Over the years, some DC board members have pointed out the need to repair faulty door locks at some DC schools.
WASHINGTON — Every few years, the United States Cybersecurity and Infrastructure Security Agency, under the Department of Homeland Security, releases its “K-12 School Safety Guide”.
The guide includes many recommendations that school systems should implement to keep their students and staff safe on their campuses.
Among other things, the agency recommends that schools use interior door locks in their classrooms to prevent intruders from entering classrooms.
Well, not every classroom in DC has this basic safety measure.
For years, DC Council members have pushed district leaders to make sure all classrooms have the locks they need to keep students safe.
In March 2018, just a month after the mass shooting at Marjory Stoneman Douglas High School in Parkland, Florida, a Ward 6 council member discussed the need to lock down a northeast DC school before a DC Council Education Committee Budget Oversight Hearing.
“It shouldn’t take this long to get locks that work on a school door and especially with the national conversation we’re having,” he said.
School Safety | Not all DC classrooms have working door locks. A DCPS teacher contacted a council member @charlesallen today to let him know that several classrooms in his NE school have broken locks. We are told that DGS is working to resolve the situation at this school as soon as possible. (@wusa9) pic.twitter.com/ae7r8pctbP
— John Henry (@JohnHenryWUSA) May 26, 2022
While four years later, in March 2022, Ward 4 Councilmember Janeese Lewis George echoed a similar concern during a district General Service Department Committee performance monitoring hearing. [DGS].
“We have a number of schools in Ward 4 that have doors that don’t lock and that’s a major security issue,” she said.
On Wednesday, Allen received a tweet from a DC Public Schools teacher in northeast DC who claimed there were several classroom doors in her building that also wouldn’t close.
The DGS, which installs locks at DCPS facilities, has since visited the teacher’s school to assess any lock repairs needed there.
“I think it’s always confusing not being able to resolve work orders,” Allen said. “And I think when I have a teacher who contacts me first thing in the morning because he needs help, it’s disturbing. We have to make sure these things are done.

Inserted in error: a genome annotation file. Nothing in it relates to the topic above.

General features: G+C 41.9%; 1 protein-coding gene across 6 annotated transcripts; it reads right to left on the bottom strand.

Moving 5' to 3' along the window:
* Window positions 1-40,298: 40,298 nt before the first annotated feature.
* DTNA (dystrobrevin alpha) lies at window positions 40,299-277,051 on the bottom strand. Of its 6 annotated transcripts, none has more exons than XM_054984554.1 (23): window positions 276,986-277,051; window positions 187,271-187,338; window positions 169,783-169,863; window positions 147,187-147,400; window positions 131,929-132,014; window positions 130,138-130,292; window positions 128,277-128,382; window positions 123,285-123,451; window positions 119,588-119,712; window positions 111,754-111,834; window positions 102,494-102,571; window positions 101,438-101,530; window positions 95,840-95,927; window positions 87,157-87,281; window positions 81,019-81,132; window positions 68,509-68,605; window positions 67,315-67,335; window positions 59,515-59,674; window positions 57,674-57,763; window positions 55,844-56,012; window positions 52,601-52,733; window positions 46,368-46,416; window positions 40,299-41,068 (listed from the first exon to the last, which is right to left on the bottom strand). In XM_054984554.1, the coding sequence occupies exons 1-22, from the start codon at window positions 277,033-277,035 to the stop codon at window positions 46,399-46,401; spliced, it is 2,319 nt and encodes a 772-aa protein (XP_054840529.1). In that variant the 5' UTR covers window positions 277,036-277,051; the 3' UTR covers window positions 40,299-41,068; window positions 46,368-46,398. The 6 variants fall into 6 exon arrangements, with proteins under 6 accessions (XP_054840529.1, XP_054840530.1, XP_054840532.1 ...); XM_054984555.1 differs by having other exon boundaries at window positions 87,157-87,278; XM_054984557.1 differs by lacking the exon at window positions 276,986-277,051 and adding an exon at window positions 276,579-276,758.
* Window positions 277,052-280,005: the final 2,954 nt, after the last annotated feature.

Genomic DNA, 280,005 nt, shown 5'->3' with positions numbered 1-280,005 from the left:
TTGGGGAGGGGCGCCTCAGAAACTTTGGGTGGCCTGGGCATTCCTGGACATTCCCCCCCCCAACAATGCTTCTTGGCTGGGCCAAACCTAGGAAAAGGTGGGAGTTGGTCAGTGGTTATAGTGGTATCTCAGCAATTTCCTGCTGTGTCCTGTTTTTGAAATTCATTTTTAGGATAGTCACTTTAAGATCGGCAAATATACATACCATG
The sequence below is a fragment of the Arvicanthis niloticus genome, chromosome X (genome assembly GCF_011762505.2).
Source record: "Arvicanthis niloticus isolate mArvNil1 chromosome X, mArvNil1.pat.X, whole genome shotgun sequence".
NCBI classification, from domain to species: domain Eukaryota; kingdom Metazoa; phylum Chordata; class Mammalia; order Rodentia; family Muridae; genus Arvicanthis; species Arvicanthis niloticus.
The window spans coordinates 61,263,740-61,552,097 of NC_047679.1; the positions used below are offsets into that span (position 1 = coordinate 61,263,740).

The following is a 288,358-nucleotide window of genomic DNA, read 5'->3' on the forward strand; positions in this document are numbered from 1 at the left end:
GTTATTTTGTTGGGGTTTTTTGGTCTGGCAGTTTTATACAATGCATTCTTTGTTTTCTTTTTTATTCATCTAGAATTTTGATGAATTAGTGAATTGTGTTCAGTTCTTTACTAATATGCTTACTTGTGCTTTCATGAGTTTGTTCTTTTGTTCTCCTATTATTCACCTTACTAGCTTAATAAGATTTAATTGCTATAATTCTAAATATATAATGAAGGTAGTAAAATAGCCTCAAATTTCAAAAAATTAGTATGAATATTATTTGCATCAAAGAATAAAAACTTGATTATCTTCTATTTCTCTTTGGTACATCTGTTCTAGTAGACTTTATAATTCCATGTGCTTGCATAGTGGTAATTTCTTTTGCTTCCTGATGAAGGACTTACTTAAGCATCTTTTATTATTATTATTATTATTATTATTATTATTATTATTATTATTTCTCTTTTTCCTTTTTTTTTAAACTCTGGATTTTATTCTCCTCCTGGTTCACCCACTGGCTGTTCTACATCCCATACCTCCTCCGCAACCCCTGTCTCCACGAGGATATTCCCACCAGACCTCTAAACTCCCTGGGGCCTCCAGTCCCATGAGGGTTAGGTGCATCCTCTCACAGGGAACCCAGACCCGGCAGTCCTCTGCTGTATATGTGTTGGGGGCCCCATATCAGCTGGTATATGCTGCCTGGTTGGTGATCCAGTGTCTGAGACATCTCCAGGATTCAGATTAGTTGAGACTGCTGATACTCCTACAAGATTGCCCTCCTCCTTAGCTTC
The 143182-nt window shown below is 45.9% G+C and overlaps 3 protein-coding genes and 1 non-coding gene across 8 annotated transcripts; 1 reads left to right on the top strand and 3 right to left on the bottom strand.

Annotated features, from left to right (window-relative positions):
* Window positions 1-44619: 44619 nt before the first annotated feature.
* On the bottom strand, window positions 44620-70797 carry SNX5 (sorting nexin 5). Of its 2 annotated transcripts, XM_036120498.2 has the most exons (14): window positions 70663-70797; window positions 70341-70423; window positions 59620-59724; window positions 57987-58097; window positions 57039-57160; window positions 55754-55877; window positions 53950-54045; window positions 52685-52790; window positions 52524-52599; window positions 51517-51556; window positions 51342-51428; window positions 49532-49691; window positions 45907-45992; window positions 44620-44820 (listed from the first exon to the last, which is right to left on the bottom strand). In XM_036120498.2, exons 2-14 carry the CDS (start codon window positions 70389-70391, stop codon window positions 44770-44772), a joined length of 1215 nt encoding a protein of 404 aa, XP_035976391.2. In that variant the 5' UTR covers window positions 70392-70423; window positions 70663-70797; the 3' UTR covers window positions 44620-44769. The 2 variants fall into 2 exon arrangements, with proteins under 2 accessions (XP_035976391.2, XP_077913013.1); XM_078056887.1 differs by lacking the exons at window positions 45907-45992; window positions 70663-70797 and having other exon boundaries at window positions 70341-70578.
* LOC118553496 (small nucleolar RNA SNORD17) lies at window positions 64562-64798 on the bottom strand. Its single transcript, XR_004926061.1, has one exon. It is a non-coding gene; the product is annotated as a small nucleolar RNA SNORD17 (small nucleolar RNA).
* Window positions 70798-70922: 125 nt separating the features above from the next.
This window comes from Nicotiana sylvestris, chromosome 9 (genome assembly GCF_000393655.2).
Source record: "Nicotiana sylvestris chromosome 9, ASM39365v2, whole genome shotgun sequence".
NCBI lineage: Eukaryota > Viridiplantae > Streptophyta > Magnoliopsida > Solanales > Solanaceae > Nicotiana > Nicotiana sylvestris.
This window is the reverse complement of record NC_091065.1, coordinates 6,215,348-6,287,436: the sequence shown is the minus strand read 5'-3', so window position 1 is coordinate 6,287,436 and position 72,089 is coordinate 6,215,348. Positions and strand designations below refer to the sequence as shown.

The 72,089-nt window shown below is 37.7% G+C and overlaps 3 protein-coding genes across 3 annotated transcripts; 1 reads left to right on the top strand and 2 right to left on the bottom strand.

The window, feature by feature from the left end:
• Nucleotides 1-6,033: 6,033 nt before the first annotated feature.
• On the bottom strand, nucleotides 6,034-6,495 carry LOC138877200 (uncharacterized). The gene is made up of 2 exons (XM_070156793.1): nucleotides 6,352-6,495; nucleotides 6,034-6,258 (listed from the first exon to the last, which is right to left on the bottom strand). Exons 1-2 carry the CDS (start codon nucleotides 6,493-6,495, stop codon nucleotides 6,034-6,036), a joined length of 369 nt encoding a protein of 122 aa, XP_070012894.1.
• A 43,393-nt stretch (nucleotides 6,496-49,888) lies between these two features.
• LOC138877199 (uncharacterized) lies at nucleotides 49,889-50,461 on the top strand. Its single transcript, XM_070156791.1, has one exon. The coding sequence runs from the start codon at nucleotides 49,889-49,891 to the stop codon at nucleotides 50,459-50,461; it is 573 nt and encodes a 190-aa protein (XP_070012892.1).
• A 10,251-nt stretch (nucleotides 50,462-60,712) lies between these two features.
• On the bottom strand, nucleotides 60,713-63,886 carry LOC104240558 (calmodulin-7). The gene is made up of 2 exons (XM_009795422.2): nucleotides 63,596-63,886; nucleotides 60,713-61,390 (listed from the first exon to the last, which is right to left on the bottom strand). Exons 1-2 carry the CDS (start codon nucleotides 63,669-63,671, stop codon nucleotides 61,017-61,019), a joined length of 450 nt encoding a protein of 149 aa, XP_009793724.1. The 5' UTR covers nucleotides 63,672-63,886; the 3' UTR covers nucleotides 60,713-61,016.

In a joint statement to WUSA9 regarding broken locks at some DCPS schools, DCPS and DGS said the safety and well-being of students and staff is their top priority.
“We continue to work closely with the DC Metropolitan Police Department and other city agencies on the safety of our school communities to create a safe and welcoming environment for all,” the statement read. “This includes a layered approach to safety and security with our highly trained, youth-specific School Safety Officers and MPD School Resource Officers. The physical security structures of a school building are regularly reviewed as part of our security assessments.”
The speed of school repairs in the district has been a topic of discussion at the Wilson Building in the past.
Prior to a meeting on the topic in September 2021, Allen requested data on every open DGS work order for DCPS Ward 6 schools that is older than 30 days.
The board member eventually learned that there were 472 work orders that were over a month old. WUSA9 reviewed this list and found that 35 of these requests were related to issues with doors and locks at 13 schools in the Allen neighborhood.
A work order cited safety concerns regarding a broken lock on the first floor of an elementary school in southeast DC.
“The hallway door does not lock at all in a lockout emergency, the door will not keep the first floor classroom out of harm’s way, ticket needs to be increased ASAP URGENT!!!!! Security issue!!!!!” the command reads.
It is not known how many classroom door locks are currently broken at DCPS schools.
However, in 2018, the public learned how expensive it can be to install and repair locks in schools.
“We did some research with DGS and identified that we have over 50 schools that don’t have the capacity to lock our doors,” said Michael Gaal, former DCPS vice chancellor for innovation and education. improving systems at a DC Council hearing. “We need about $15 million to meet this requirement.”
However, Allen notes that the issue of door locks in schools is only part of the larger discussion about how to keep students and educators safe in DC.
After Tuesday’s mass shooting that claimed the lives of 21 students and teachers at Robb Elementary School in Uvalde, Texas, Allen said more needs to be done to get dangerous firearms off the streets.
“In light of yesterday’s events [shooting], I think it’s important to take a step back,” he said. “Making sure there’s a deadbolt on a classroom door is a workaround to the real solution and that’s guns like this should never be on our streets, guns assault, AR-15s.”